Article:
One in five adults experience form of financial abuse - BPFI

Despite commonplace incidence of financial abuse, 43% of people say they’re not concerned

Photograph: iStock

Photograph: iStock


As many as one in five Irish adults have experienced some form of financial abuse ranging from out and out theft to an absence of consultation when making important money-related decisions.

According to research published this morning by the Banking & Payments Federation Ireland (BPFI) up to 20 per cent of adults have experienced financial abuse but many still do not think that it could ever happen to them.

The findings of the research have been published as part of a public awareness campaign, led by BPFI in partnership with Safeguarding Ireland, which is highlighting the need for greater awareness of the real risks of financial abuse and calling on all adults to better plan ahead to safeguard their finances.

The research, carried out on a nationally representative sample of 1,000 adults using RED C’s omnibus survey, found that 10 per cent said someone had used their property or possessions without permission. A further 8 per cent said an income earning adult living with them refused to contribute to household bills while 6 per cent said someone was making decisions about their money without consulting them. The research also suggested that 4 per cent shad money taken or used from a joint account without their agreement.

Despite the comparatively commonplace incidence of financial abuse some 43 per cent said that they were not concerned about experiencing financial abuse in the future - highlighting a large cohort who do not perceive it as a real risk which could affect them.

The same figure of 43 per cent were concerned that financial abuse could happen to them in the future - with older people the least concerned about the issue.

Speaking about the risks of financial abuse and how people can protect themselves against it, the BPFI’s Head of Sustainable Banking Louise O’Mahony said the findings showed “that financial abuse is happening at a higher incidence than many people realise and also that too many adults, particularly older people, aren’t concerned and think it won’t happen to them.”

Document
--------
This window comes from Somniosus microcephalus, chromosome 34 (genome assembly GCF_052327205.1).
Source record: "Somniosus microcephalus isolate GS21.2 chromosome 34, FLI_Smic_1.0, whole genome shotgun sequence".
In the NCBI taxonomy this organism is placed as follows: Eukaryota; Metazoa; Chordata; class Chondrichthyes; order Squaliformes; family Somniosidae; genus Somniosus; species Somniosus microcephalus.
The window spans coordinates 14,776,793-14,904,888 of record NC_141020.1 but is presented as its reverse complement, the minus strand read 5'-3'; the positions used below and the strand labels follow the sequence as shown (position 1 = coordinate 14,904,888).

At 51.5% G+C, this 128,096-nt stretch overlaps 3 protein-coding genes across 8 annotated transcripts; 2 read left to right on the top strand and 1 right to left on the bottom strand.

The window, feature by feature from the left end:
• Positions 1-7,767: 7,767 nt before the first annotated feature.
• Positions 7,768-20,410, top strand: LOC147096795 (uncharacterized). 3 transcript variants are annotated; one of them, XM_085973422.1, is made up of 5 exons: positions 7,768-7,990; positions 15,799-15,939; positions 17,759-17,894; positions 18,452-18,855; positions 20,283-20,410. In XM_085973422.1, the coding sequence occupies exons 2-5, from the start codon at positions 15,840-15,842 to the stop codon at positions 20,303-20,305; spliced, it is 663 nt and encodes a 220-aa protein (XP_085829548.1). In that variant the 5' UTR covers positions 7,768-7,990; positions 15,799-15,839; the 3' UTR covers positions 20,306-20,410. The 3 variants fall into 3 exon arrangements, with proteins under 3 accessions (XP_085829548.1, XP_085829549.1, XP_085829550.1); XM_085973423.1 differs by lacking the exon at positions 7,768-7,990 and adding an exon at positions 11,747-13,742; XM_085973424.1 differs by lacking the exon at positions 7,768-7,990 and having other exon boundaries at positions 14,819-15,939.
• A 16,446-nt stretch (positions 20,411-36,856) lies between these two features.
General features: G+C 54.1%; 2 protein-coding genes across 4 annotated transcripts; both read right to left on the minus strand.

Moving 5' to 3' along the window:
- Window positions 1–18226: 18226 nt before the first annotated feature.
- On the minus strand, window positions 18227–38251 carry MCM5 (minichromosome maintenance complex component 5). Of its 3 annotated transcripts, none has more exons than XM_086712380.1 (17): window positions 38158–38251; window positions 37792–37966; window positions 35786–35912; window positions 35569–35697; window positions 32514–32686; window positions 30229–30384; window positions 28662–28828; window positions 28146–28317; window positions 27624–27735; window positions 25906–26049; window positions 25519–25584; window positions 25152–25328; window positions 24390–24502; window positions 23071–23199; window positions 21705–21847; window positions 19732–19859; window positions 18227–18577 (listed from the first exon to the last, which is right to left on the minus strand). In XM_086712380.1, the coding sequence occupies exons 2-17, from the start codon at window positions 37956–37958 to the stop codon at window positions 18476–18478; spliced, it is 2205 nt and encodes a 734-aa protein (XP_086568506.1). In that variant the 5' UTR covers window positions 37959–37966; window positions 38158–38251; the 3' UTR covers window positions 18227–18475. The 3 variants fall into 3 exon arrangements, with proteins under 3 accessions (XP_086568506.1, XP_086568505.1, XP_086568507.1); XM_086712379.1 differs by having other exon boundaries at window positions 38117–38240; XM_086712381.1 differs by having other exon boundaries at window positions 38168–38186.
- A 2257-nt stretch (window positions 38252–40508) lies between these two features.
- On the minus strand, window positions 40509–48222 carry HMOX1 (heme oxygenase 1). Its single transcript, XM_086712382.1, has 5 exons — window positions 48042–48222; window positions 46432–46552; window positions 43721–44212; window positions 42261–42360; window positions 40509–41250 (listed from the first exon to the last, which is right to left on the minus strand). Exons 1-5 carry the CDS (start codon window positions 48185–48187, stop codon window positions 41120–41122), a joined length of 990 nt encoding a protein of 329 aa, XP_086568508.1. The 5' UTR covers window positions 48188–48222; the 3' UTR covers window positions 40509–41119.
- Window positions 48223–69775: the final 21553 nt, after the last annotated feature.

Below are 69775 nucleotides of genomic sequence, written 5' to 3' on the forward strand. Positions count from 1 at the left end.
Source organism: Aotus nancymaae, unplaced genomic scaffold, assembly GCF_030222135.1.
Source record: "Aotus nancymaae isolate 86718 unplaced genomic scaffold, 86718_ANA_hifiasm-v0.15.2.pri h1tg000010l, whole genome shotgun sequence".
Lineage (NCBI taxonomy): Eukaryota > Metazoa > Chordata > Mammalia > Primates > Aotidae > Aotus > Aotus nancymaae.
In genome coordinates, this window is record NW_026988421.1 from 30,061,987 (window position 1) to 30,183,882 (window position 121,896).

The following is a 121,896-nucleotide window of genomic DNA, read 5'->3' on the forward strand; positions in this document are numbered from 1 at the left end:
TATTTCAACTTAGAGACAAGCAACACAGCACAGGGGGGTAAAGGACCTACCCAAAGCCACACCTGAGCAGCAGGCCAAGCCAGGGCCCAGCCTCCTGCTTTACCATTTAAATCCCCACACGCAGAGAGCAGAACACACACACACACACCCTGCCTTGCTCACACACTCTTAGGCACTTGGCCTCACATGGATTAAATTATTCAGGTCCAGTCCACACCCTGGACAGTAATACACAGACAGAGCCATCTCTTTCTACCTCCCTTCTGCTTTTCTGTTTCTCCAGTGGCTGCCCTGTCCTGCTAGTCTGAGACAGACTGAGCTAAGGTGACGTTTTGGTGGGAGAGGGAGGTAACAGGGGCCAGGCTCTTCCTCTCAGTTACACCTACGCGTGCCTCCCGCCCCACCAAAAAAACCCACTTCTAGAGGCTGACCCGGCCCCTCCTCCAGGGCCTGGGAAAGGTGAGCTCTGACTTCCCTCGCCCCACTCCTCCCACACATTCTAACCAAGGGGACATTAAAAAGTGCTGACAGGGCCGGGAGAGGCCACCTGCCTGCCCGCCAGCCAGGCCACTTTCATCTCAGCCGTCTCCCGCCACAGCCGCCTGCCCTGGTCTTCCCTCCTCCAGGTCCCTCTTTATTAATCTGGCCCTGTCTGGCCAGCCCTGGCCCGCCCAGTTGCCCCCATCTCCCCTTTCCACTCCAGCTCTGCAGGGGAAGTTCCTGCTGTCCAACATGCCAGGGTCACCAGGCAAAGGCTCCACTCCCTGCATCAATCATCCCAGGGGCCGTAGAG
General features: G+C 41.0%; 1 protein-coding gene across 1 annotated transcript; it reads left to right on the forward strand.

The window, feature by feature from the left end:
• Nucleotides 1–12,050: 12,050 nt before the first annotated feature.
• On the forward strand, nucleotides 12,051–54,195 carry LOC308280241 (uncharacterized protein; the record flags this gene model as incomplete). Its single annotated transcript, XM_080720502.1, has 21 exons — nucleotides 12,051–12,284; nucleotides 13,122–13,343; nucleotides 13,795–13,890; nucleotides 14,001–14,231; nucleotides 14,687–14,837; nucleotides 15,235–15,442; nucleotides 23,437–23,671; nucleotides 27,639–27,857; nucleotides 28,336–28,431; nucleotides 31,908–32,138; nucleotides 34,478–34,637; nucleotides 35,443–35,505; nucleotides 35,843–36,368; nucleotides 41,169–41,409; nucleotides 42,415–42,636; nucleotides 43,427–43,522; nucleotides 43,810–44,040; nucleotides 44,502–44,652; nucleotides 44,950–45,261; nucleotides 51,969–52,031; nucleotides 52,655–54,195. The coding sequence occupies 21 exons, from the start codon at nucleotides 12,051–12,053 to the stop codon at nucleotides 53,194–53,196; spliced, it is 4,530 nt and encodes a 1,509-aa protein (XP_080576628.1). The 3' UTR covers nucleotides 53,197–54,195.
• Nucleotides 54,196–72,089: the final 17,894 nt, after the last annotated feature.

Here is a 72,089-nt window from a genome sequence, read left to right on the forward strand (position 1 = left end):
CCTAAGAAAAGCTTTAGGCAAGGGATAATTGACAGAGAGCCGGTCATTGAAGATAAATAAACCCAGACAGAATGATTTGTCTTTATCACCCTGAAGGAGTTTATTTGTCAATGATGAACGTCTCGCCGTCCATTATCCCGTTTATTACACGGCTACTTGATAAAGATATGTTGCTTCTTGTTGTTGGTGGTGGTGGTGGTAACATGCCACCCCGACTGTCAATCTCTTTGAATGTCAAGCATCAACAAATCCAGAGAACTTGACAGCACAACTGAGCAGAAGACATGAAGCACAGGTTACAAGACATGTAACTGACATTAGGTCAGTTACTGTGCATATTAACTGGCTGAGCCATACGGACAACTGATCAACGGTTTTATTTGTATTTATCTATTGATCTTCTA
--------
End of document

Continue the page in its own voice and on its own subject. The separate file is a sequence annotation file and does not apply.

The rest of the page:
Managing our affairs

She said everyone needed to prepare for the likelihood that “one day we may need help managing our affairs due to a serious illness, accident or aging, and our message is that people should ‘have that conversation’ with someone they can trust and plan ahead for the future of their finances in order to protect themselves from financial abuse.”

Safeguarding Ireland chairwoman Patricia Rickard-Clarke stressed the importance of all adults planning ahead to avoid financial abuse, particularly older people, after just 37 per cent of over 55’s said they were concerned that financial abuse could affect them.

“Unfortunately, it is estimated internationally that in excess of 10 per cent of people are dishonest in how they manage a vulnerable person’s money,” she said. . “However, this research confirms what we have long thought - that the real incidence is higher than that with 20 per cent reported.”

She said that when people don’t have their “choices, preferences and decisions legally stated and have a life-changing accident, become seriously ill, or frail due to age they are reliant on the honesty of friends and family. Safeguarding Ireland encourages all adults to talk about their wishes, plan ahead and avoid Financial Abuse.”

The research found that just 6 per cent of Irish adults had put in place an Enduring Power of Attorney (EPA), which is very low by international standards.